in the rubedo phase: more discussion of unity, the interdependence of all beings (not just human beings), the preciousness of life, a growing reverence for life and Earth, our planet that sustains our life; and the appearance of new attitudes and concerns (e.g. the growing planetary awareness of global warming)

in the citrinitas phase: new ways of being and living that create a world that works for everyone, all beings, not just humans; the rise of a way of living and working that sustains natural systems, that provides spiritual fulfillment and economic justice to all. Visionaries in indigenous cultures hundreds of years ago have provided descriptions of this phase as a time of: peace (all sources of conflict are gone); union (all recognize that we are one); life directed by the Creator, with everyone understanding the cosmic plan; everyone being able to communicate with everyone and everything else (i.e. telepathy is the usual way communication occurs); a single currency, with no governments; love and joy being experienced all the time.

In general terms, this is how we might expect the alchemical stages to show up on the collective level. In Part III we get specific. Was Jung right? Can we see actual events in our current reality that might suggest just where we are along the alchemical road map? We will address these questions in our March blog posting.

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Part 3: Our Current Situation in an Alchemical Context
Jungian Center for Spiritual Studies
March 2012

Original Article

In this part we will examine the 4 alchemical phases with reference to specific events in the daily newspapers that provide us with insights into the phases underway in this transitional time. Then we will consider what the next few years might hold for us, using alchemy as a guide to the future.

Pick up the daily newspaper and what do we read about? Major forest fires burning thousands of acres and leaving hundreds of people homeless. Massive hurricanes dissolving beaches, breaking down structures, flooding whole cities. Tens of thousands dying in large earthquakes and terrorist attacks. Currencies losing their value. The revelations of corruption at all levels of business and government, as Governors and Senators are forced from office for malfeasance, bribery, or other “high crimes and misdemeanors;” heads of state castigating other heads of state as “the axis of evil” and refusing to engage them on the world stage; Wall Street tycoons getting huge paychecks, CEOs claiming big bonuses, “golden parachutes” and salaries hundreds of times larger than those of ordinary workers; hot shot “dealmakers” fancying themselves “Masters of the Universe;” confusion, bewilderment, disorientation and melancholy as tens of thousands of people lose their homes in the mortgage crisis; hundreds of young people becoming addicted to drugs or alcohol each year; major banks collapsing, ratcheting up the anxiety level throughout our society.

Do we need to wonder what is going on? Clearly we are now in the nigredo stage as a society, experiencing the calcinatio (fires), solutio (floods), mortificatio (dying), inflation (both economic and personal), the putrefactio (corruption), confrontation with the shadow (which George Bush projected out in seeing others as “evil”), greed, confusion, sickness of spirit, and anxiety. This is not a good time in our collective reality! Some elements of our society would have us believe it is the beginning of the end, that we will soon witness Armageddon or the Apocalypse.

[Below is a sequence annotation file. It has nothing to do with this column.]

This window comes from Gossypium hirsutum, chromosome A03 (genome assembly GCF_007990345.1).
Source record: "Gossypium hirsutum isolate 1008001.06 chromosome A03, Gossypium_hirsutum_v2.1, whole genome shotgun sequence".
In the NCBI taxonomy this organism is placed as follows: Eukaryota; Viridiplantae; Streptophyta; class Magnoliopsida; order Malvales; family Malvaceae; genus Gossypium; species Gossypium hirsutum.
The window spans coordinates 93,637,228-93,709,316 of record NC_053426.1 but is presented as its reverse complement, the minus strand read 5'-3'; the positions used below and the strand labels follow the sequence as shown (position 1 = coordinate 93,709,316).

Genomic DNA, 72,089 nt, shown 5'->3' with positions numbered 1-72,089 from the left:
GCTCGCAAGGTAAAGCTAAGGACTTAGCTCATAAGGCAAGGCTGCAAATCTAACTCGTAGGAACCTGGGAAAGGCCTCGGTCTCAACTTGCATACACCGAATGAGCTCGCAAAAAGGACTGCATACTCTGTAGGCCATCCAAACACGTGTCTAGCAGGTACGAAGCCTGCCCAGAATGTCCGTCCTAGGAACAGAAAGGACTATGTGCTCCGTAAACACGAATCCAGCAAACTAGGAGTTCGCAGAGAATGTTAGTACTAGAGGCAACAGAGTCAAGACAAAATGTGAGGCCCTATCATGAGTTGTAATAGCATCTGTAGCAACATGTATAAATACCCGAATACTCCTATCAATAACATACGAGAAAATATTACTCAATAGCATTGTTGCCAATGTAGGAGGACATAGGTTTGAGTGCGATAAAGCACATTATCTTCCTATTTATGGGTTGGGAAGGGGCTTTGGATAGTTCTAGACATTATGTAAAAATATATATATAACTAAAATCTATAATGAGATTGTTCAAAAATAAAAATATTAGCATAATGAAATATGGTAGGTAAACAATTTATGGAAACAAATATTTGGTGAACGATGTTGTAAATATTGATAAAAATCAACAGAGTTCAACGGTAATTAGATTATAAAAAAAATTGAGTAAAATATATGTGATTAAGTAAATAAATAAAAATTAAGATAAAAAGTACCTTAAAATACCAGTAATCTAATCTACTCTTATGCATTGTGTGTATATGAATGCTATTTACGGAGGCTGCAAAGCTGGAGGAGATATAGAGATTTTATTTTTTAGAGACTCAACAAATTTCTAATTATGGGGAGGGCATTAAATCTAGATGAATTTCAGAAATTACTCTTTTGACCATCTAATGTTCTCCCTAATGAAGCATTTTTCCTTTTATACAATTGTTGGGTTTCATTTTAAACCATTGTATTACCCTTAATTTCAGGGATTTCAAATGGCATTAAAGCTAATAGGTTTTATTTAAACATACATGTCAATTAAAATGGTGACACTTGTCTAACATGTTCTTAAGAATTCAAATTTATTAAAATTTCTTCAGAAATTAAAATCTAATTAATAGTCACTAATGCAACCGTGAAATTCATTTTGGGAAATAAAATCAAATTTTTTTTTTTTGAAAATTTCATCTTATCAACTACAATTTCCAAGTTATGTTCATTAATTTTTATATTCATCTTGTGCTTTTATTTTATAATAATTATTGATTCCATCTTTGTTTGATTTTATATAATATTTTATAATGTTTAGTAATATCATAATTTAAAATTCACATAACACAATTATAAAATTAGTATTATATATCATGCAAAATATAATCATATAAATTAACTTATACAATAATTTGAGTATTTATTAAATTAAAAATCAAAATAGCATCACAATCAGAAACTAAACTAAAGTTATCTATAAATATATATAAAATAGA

But Jung reminds us that the nigredo is not meant to be the end. It is only a phase, the hardest phase, admittedly, but one that we are meant to grow through. Using alchemy as our road map, we can also see signs of the albedo, the phase after the nigredo.

We see the strong passions and bitter hostilities that are characteristic of the albedo phase in the Obama-Clinton exchanges during the Presidential primaries. Other examples of this are: the hostilities between Sunnis and Shi’ites in Iraq, between Tibetans and Chinese in Tibet, and between the Islamic jihadists and the U.S. military in Afghanistan. There is growing awareness of the need to balance opposites like home and work, work and play, in, for example, the studies of Anne Wilson Schaef and others on the dangers of addictions (e.g. workaholism). In the rise of feminism, gender studies on college campuses, and the women’s rights movement internationally we see growing attempts, on the collective level, to integrate animus and anima. In the rising awareness of holistic health, eating disorders and the value of diet in health maintenance we see the redemption of body and matter. The popularity of the books by Marion Woodman speaks to the growing concern with the body and its connection to soul. Finally, the environmental movement is the modern form of Hildegard’s benedicta viriditas, the blessedness of “greenness” and life on this planet.

Signs of the rubedo phase are just emerging in our collective experience. Renewal seems to be showing up in the growing number of people who are now working on healing themselves, including becoming conscious of the unconscious. New attitudes are appearing: there is more respect now being given to indigenous peoples and what they can offer us; more people are waking up to how global capitalism is destroying the planet; reverence is being given to Mother Earth in more places and more ways; the push for peace is growing as more people wake up to the reality that violence never solves anything; we are seeing a more conscious holding of the tension of opposites, as more people recognize the “clash of universalisms” and realize that gravity — and the Source of gravity — truly does work for everyone (even those who profess a different religious belief). As more people “authorize their own lives” they look within for direction and recognize the wisdom that their inner Divinity offers. Finally, we are hearing messages (even in media like television that usually pander to the lowest common denominator) reminding us “we’re all in this together,” and in such venues we are seeing nascent visions of unity. “Nascent” because this phase is just beginning to emerge on the collective level.